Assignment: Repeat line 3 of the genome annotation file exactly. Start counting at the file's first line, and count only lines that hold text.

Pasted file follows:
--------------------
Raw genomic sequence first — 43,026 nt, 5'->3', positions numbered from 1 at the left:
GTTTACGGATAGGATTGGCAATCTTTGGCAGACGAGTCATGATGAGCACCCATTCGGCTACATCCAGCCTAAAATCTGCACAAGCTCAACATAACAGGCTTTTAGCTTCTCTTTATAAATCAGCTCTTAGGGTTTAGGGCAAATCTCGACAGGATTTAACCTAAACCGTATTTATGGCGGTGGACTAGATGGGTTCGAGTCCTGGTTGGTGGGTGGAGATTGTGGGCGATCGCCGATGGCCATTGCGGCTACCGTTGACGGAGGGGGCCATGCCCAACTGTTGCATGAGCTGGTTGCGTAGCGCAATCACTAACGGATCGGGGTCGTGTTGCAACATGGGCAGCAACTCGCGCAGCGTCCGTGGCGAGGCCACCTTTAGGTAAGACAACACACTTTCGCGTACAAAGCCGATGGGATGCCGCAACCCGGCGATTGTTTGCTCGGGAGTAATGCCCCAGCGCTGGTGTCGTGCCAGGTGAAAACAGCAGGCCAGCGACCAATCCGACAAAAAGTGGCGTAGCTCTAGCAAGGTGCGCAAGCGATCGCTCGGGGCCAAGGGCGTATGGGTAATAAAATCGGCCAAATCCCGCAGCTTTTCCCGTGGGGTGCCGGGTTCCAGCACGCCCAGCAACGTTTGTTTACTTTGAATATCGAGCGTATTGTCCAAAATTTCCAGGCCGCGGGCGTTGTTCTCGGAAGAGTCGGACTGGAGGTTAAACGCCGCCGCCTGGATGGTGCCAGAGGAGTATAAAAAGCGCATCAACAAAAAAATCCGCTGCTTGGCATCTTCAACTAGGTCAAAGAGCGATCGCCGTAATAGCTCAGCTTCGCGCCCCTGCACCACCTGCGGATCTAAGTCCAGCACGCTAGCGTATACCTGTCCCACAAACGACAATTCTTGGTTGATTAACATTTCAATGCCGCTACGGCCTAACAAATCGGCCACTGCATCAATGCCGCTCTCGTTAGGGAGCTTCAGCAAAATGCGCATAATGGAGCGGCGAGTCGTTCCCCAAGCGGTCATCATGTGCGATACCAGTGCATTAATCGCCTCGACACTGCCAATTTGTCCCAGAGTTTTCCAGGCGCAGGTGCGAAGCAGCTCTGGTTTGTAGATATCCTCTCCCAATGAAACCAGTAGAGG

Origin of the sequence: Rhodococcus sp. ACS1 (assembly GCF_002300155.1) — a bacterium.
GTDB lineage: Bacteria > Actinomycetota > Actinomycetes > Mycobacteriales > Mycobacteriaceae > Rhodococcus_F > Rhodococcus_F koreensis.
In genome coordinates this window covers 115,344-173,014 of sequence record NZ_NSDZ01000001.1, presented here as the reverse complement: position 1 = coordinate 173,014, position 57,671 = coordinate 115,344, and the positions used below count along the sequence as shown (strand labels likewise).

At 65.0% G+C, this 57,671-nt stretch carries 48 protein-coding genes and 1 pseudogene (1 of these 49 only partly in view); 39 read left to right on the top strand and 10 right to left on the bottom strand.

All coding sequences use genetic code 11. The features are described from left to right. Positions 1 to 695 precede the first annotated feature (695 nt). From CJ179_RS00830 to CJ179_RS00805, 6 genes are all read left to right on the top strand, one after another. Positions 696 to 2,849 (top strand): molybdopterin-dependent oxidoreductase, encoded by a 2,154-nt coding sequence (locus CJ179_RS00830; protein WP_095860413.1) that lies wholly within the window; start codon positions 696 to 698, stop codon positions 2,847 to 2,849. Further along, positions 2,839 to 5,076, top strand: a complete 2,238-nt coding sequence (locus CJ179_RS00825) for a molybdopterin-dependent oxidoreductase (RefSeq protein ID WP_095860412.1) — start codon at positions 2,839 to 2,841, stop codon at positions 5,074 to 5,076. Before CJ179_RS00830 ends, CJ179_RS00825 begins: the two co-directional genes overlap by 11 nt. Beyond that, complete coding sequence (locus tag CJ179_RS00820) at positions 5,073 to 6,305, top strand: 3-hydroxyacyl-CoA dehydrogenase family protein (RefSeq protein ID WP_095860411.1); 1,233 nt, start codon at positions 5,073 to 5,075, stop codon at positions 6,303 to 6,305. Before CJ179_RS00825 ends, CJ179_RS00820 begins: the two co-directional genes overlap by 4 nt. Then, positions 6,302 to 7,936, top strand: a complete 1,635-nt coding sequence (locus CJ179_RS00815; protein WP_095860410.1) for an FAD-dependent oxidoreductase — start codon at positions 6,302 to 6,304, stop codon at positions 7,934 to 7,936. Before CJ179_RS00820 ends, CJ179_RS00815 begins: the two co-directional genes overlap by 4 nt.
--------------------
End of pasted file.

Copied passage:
Origin of the sequence: Rhodococcus sp. ACS1 (assembly GCF_002300155.1) — a bacterium.